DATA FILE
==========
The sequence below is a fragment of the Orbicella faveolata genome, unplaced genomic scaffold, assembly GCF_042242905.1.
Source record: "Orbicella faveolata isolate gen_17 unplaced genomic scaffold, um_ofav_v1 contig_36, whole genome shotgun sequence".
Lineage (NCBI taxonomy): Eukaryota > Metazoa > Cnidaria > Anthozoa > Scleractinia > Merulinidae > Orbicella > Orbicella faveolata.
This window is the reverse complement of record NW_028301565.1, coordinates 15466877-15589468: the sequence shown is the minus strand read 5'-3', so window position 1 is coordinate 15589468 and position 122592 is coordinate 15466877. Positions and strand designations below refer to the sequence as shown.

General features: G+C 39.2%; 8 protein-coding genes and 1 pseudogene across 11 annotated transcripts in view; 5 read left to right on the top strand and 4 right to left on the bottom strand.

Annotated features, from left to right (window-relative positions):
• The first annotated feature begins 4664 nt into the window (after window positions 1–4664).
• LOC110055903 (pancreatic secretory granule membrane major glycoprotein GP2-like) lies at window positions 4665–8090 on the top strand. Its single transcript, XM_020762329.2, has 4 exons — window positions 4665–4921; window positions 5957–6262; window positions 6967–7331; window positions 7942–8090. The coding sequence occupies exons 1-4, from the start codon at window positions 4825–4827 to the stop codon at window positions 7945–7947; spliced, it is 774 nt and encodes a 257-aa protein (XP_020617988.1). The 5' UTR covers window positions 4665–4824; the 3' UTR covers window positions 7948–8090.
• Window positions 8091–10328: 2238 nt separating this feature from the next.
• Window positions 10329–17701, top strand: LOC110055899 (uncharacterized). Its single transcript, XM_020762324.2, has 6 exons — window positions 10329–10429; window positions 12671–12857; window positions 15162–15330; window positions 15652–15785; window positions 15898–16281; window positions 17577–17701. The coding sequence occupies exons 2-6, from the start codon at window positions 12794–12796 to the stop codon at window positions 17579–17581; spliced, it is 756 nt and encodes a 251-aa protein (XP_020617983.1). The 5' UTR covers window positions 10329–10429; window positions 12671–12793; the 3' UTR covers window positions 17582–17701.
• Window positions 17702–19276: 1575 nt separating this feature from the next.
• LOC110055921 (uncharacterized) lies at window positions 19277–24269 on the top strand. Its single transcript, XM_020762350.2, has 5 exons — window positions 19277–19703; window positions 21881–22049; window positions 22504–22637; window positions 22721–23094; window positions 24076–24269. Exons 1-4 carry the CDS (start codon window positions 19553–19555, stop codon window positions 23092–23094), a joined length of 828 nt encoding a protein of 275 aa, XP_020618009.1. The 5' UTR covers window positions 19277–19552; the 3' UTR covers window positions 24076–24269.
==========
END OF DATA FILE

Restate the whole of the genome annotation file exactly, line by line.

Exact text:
The sequence below is a fragment of the Orbicella faveolata genome, unplaced genomic scaffold, assembly GCF_042242905.1.
Source record: "Orbicella faveolata isolate gen_17 unplaced genomic scaffold, um_ofav_v1 contig_36, whole genome shotgun sequence".
Lineage (NCBI taxonomy): Eukaryota > Metazoa > Cnidaria > Anthozoa > Scleractinia > Merulinidae > Orbicella > Orbicella faveolata.
This window is the reverse complement of record NW_028301565.1, coordinates 15466877-15589468: the sequence shown is the minus strand read 5'-3', so window position 1 is coordinate 15589468 and position 122592 is coordinate 15466877. Positions and strand designations below refer to the sequence as shown.

General features: G+C 39.2%; 8 protein-coding genes and 1 pseudogene across 11 annotated transcripts in view; 5 read left to right on the top strand and 4 right to left on the bottom strand.

Annotated features, from left to right (window-relative positions):
• The first annotated feature begins 4664 nt into the window (after window positions 1–4664).
• LOC110055903 (pancreatic secretory granule membrane major glycoprotein GP2-like) lies at window positions 4665–8090 on the top strand. Its single transcript, XM_020762329.2, has 4 exons — window positions 4665–4921; window positions 5957–6262; window positions 6967–7331; window positions 7942–8090. The coding sequence occupies exons 1-4, from the start codon at window positions 4825–4827 to the stop codon at window positions 7945–7947; spliced, it is 774 nt and encodes a 257-aa protein (XP_020617988.1). The 5' UTR covers window positions 4665–4824; the 3' UTR covers window positions 7948–8090.
• Window positions 8091–10328: 2238 nt separating this feature from the next.
• Window positions 10329–17701, top strand: LOC110055899 (uncharacterized). Its single transcript, XM_020762324.2, has 6 exons — window positions 10329–10429; window positions 12671–12857; window positions 15162–15330; window positions 15652–15785; window positions 15898–16281; window positions 17577–17701. The coding sequence occupies exons 2-6, from the start codon at window positions 12794–12796 to the stop codon at window positions 17579–17581; spliced, it is 756 nt and encodes a 251-aa protein (XP_020617983.1). The 5' UTR covers window positions 10329–10429; window positions 12671–12793; the 3' UTR covers window positions 17582–17701.
• Window positions 17702–19276: 1575 nt separating this feature from the next.
• LOC110055921 (uncharacterized) lies at window positions 19277–24269 on the top strand. Its single transcript, XM_020762350.2, has 5 exons — window positions 19277–19703; window positions 21881–22049; window positions 22504–22637; window positions 22721–23094; window positions 24076–24269. Exons 1-4 carry the CDS (start codon window positions 19553–19555, stop codon window positions 23092–23094), a joined length of 828 nt encoding a protein of 275 aa, XP_020618009.1. The 5' UTR covers window positions 19277–19552; the 3' UTR covers window positions 24076–24269.